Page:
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Hospitality continues slow start to 2024

Published:  14 March, 2024

Britain’s top hospitality groups achieved modest like-for-like sales growth of 1.4% in February, the latest CGA RSM Hospitality Business Tracker has revealed.

It continues a slow start to 2024 for the sector, following marginal growth of 0.1% in January in the wake of strong trading over Christmas. Patchy consumer confidence amid still-rising costs and economic and political uncertainty has resulted in cautious consumer spending.

The Tracker, produced by CGA by NIQ in partnership with RSM UK, shows restaurants were hospitality’s best-performing segment in February with a like-for-like growth of 2.2%, while pubs were only fractionally behind at 2.1%. However, bars suffered a 7.4% dip in sales, reflecting a squeeze on consumers’ late-night spending and a move towards earlier eating and drinking out. The ‘on-the-go’ segment (establishments with counter service and limited dine-in) was 0.5% behind in February 2023.

All segments performed slightly better in London than elsewhere in Britain. Groups’ February sales within the M25 were 1.9% ahead of last year, compared to 1.3% outside it.

Karl Chessell, director, of CGA by NIQ, said: “Subdued trading in February shows consumers remain watchful with their discretionary spending. With costs still rising for businesses as well as individuals, margins are under pressure and some operators remain fragile.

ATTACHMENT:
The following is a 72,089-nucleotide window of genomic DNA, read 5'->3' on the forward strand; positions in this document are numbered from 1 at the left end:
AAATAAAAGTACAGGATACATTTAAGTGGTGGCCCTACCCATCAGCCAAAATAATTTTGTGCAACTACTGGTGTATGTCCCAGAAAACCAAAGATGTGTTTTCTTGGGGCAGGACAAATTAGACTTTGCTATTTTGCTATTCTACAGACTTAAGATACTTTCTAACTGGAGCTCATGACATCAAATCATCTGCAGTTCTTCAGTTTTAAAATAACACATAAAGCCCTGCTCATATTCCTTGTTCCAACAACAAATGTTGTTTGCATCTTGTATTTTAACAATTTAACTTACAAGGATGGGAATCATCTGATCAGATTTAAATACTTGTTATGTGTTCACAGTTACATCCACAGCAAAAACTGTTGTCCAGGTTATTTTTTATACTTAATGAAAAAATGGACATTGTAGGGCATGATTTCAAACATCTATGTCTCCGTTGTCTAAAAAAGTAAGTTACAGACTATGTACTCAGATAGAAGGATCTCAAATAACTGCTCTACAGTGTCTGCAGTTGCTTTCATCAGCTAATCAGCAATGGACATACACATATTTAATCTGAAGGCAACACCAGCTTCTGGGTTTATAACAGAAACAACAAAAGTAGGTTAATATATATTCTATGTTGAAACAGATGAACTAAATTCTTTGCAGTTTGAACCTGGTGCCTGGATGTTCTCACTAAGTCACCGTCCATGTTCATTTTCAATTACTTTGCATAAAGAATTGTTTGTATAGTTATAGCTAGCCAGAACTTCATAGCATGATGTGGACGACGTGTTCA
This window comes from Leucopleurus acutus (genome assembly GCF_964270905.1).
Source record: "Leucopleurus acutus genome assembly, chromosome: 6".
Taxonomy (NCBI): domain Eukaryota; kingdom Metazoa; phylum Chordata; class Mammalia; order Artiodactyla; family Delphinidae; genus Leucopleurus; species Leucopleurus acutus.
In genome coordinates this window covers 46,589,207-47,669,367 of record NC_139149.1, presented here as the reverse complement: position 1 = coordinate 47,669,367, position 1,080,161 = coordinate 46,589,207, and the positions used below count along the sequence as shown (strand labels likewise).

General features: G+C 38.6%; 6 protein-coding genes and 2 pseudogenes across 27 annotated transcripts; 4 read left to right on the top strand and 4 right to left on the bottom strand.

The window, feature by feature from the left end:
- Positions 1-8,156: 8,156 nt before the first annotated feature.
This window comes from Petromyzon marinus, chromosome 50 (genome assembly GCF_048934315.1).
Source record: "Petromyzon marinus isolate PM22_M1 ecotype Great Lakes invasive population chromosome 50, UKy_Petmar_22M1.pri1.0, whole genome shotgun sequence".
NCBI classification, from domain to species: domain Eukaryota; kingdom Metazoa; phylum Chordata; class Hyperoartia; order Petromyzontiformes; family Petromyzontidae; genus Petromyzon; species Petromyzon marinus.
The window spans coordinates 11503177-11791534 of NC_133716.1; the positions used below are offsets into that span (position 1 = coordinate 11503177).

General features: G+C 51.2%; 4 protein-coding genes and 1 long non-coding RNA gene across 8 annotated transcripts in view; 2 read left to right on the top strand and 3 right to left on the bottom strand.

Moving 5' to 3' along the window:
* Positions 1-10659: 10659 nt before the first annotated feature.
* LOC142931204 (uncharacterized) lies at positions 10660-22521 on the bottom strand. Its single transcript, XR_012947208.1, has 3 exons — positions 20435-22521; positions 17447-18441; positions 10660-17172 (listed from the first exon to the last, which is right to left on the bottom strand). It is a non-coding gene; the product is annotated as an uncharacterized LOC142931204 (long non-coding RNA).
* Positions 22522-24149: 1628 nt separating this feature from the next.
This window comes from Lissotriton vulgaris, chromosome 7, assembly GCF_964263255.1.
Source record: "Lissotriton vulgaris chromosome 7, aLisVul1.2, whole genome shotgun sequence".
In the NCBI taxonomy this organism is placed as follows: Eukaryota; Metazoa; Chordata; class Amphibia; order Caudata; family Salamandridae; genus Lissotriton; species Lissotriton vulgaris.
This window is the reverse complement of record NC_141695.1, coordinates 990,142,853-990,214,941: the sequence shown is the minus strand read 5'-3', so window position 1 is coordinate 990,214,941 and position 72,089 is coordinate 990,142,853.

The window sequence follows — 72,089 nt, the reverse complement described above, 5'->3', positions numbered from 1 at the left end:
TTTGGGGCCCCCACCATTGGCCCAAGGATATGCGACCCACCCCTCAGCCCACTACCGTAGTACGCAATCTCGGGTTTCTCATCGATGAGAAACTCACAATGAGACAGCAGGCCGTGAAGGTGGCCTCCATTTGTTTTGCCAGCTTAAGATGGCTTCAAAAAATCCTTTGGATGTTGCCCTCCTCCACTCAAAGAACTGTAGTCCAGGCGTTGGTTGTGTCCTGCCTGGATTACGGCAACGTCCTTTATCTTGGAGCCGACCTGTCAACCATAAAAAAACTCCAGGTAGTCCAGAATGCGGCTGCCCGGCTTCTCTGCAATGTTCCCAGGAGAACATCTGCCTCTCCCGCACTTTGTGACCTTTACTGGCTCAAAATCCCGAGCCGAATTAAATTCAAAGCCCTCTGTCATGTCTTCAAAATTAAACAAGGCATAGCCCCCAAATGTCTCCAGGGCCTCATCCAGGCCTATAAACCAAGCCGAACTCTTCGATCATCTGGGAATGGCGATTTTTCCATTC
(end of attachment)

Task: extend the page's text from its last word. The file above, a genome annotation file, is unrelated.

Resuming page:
“But while the short-term outlook for hospitality is uncertain, underlying demand is good, and as inflation and interest rates hopefully ease and the Budget’s reduction in National Insurance contributions kicks in, we can be cautiously optimistic that people will start to loosen their spending over the Spring and Summer.”

Paul Newman, head of leisure and hospitality at RSM UK, added: “A combination of bad weather and dwindling budgets put a dampener on Valentine’s celebrations, continuing a disappointingly slow start to the year. February’s weak sales underline current challenges in the hospitality sector at a time of rising wage bills, rents, and rates, with the recent Spring Budget doing little to ease the burden.”

There is some cause for optimism for the sector with inflation forecast to hit 2% in Q2 and interest rates predicted to fall from the summer. With major sports events and warmer weather on the horizon, managed groups will likely see sales increase further as the year progresses.